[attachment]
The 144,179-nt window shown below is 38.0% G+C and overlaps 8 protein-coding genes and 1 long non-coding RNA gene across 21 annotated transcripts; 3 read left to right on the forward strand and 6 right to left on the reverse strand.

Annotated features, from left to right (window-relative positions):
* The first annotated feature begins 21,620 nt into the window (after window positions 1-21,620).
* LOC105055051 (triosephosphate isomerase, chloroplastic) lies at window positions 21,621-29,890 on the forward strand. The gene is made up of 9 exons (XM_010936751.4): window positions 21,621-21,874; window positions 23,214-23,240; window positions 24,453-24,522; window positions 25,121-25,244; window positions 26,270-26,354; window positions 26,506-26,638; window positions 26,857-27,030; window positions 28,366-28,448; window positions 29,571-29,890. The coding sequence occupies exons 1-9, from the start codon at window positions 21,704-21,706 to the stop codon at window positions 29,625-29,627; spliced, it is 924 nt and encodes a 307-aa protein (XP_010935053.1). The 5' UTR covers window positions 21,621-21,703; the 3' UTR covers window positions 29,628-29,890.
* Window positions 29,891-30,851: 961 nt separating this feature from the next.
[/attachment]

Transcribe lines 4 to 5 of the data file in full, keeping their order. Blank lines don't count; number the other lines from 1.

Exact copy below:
* LOC105055051 (triosephosphate isomerase, chloroplastic) lies at window positions 21,621-29,890 on the forward strand. The gene is made up of 9 exons (XM_010936751.4): window positions 21,621-21,874; window positions 23,214-23,240; window positions 24,453-24,522; window positions 25,121-25,244; window positions 26,270-26,354; window positions 26,506-26,638; window positions 26,857-27,030; window positions 28,366-28,448; window positions 29,571-29,890. The coding sequence occupies exons 1-9, from the start codon at window positions 21,704-21,706 to the stop codon at window positions 29,625-29,627; spliced, it is 924 nt and encodes a 307-aa protein (XP_010935053.1). The 5' UTR covers window positions 21,621-21,703; the 3' UTR covers window positions 29,628-29,890.
* Window positions 29,891-30,851: 961 nt separating this feature from the next.